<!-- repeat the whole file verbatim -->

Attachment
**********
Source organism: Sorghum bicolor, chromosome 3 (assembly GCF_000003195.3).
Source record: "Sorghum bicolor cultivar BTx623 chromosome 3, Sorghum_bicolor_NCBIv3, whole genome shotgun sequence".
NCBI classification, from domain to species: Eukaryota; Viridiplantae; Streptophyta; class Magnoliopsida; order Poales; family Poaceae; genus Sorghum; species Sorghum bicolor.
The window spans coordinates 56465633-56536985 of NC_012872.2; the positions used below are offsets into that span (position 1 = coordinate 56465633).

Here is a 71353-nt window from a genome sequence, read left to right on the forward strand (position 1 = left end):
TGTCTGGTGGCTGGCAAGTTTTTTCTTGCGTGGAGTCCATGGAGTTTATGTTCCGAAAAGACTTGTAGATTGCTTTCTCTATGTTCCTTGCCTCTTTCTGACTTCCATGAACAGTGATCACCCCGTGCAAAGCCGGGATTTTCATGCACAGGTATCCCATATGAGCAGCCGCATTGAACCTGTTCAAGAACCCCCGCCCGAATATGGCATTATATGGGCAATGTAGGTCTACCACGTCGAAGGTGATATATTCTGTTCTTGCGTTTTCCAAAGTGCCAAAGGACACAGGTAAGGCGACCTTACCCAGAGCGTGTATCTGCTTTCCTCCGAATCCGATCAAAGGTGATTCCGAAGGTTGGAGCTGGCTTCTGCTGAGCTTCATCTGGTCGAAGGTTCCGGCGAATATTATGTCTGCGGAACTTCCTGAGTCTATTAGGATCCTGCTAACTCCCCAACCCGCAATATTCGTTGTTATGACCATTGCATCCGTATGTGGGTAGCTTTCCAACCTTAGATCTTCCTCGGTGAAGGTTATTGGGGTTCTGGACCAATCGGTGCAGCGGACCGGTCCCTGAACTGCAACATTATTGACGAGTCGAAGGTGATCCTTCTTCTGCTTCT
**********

Source organism: Sorghum bicolor, chromosome 3 (assembly GCF_000003195.3).
Source record: "Sorghum bicolor cultivar BTx623 chromosome 3, Sorghum_bicolor_NCBIv3, whole genome shotgun sequence".
NCBI classification, from domain to species: Eukaryota; Viridiplantae; Streptophyta; class Magnoliopsida; order Poales; family Poaceae; genus Sorghum; species Sorghum bicolor.
The window spans coordinates 56465633-56536985 of NC_012872.2; the positions used below are offsets into that span (position 1 = coordinate 56465633).

Here is a 71353-nt window from a genome sequence, read left to right on the forward strand (position 1 = left end):
TGTCTGGTGGCTGGCAAGTTTTTTCTTGCGTGGAGTCCATGGAGTTTATGTTCCGAAAAGACTTGTAGATTGCTTTCTCTATGTTCCTTGCCTCTTTCTGACTTCCATGAACAGTGATCACCCCGTGCAAAGCCGGGATTTTCATGCACAGGTATCCCATATGAGCAGCCGCATTGAACCTGTTCAAGAACCCCCGCCCGAATATGGCATTATATGGGCAATGTAGGTCTACCACGTCGAAGGTGATATATTCTGTTCTTGCGTTTTCCAAAGTGCCAAAGGACACAGGTAAGGCGACCTTACCCAGAGCGTGTATCTGCTTTCCTCCGAATCCGATCAAAGGTGATTCCGAAGGTTGGAGCTGGCTTCTGCTGAGCTTCATCTGGTCGAAGGTTCCGGCGAATATTATGTCTGCGGAACTTCCTGAGTCTATTAGGATCCTGCTAACTCCCCAACCCGCAATATTCGTTGTTATGACCATTGCATCCGTATGTGGGTAGCTTTCCAACCTTAGATCTTCCTCGGTGAAGGTTATTGGGGTTCTGGACCAATCGGTGCAGCGGACCGGTCCCTGAACTGCAACATTATTGACGAGTCGAAGGTGATCCTTCTTCTGCTTCT